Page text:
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Articles 1 - 6 of 6

Full-Text Articles in Entertainment, Arts, and Sports Law

Some Learning Opportunities From The Imus Affair, Kenneth Lasson Apr 2007

Some Learning Opportunities From The Imus Affair, Kenneth Lasson

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The author discusses the broader issues of free speech under the surface of the Don Imus affair, where that commentator made a gratuitous slur about the Rutgers women's basketball team. He balances this gaff against the good deeds of the same personality, comparing this with similar provocative remarks made by other well-known public figures. The media is cited for an overreaction to the Imus incident, and all these components are discussed in light of what free speech means.


The First Amendment And Fcc Rule Making Under The 1992 Cable Act, Michael I. Meyerson Jan 1994

The First Amendment And Fcc Rule Making Under The 1992 Cable Act, Michael I. Meyerson

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This Article explores the First Amendment implications of the Federal Communication Commission's (FCC) regulations issued under the Cable Television Consumer Protection and Competition Act of 19921 (1992 Cable Act). The 1992 Cable Act imposes numerous requirements that are beyond the scope of this Article. This Article analyzes only the FCC's exercise of rule making discretion under the 1992 Cable Act.

Additionally, it must be remembered that an under-staffed FCC was given an enormous amount of work to do within fixed time limits. Therefore, it must be expected that the rulemaking would be vulnerable to second-guessing. Nonetheless, whenever a ...


Myths And Misunderstandings, Michael I. Meyerson Apr 1990

Myths And Misunderstandings, Michael I. Meyerson

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This article explores the utility of the Holmsean marketplace of ideas when considering the regulation of different forms of communication technology.


Impending Legal Issues For Integrated Broadband Networks, Michael I. Meyerson Jan 1990

Impending Legal Issues For Integrated Broadband Networks, Michael I. Meyerson

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Given human nature, computer networks are prone to many of the same legal problems that have affected earlier forms of communication. The insatiable human appetite for mischief, information, pornography, and anti-competitive activity guarantees that the many legal conflicts that afflict computers, telephones, cable television, and broadcasting will be visited upon IBNs. This article focuses on several of these legal problems. By examining the history of controversies involving the electronic media and breaches of security, protection of privacy, regulation of sexual material and refusals to deal, this article attempts to outline some ways to think about applying the lessons from the ...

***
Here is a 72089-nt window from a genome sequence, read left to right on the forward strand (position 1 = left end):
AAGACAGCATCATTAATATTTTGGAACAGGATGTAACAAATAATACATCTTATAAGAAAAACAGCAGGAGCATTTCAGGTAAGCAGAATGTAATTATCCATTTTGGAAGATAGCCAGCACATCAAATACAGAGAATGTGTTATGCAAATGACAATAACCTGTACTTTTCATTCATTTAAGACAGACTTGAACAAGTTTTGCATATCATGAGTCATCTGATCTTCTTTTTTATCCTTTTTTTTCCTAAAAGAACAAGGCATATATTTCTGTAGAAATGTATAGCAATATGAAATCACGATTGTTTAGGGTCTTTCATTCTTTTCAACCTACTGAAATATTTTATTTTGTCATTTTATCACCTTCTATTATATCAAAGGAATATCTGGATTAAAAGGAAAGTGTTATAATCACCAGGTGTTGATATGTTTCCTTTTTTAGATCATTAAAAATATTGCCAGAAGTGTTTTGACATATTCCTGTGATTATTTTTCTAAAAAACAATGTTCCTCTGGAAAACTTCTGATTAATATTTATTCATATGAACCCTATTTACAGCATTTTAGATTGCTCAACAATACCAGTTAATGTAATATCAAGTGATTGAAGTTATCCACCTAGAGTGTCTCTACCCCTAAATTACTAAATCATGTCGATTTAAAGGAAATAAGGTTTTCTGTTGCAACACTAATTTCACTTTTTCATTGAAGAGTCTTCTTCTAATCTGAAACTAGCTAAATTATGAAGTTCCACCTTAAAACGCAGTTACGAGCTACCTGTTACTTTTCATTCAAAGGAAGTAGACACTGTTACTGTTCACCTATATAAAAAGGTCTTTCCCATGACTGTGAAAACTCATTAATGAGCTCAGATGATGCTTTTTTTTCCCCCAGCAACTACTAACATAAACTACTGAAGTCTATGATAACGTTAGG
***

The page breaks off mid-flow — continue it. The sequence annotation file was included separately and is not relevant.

The Right To Speak, The Right To Hear, And The Right Not To Hear: The Technological Resolution To The Cable/Pornography Debate, Michael I. Meyerson Oct 1987

The Right To Speak, The Right To Hear, And The Right Not To Hear: The Technological Resolution To The Cable/Pornography Debate, Michael I. Meyerson

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The advent of cable television presented a new opportunity to consider the competing interests on each side of the free speech/pornography debate. This Article attempts to construct an analysis that will be consistent with Supreme Court teaching on how government, under the first amendment, may constitutionally regulate legal obscenity, particularly in the name of protecting those who wish to avoid exposure to such material.

The Article shows how, unlike earlier battles over technology and pornography, cable television presented the novel opportunity to have a technological rather than a censorial solution to this difficult problem.


The First Amendment And The Cable Television Operator: An Unprotective Shield Against Public Access Requirements, Michael I. Meyerson Jan 1981

The First Amendment And The Cable Television Operator: An Unprotective Shield Against Public Access Requirements, Michael I. Meyerson

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This article focuses on the question of whether state-imposed public access requirements violate the First Amendment rights of the cable television operator. The author suggests that the appropriate analysis asks whether the law abridges expression the First Amendment was meant to protect. In other words, do cable access requirements abridge speech safeguarded by the First Amendment? The article demonstrates that such requirements do not hinder, but in fact further, fundamental First Amendment interests. Finally, the article shows that access requirements fulfill the standards of the constitutional tests for each classification into which they could be placed.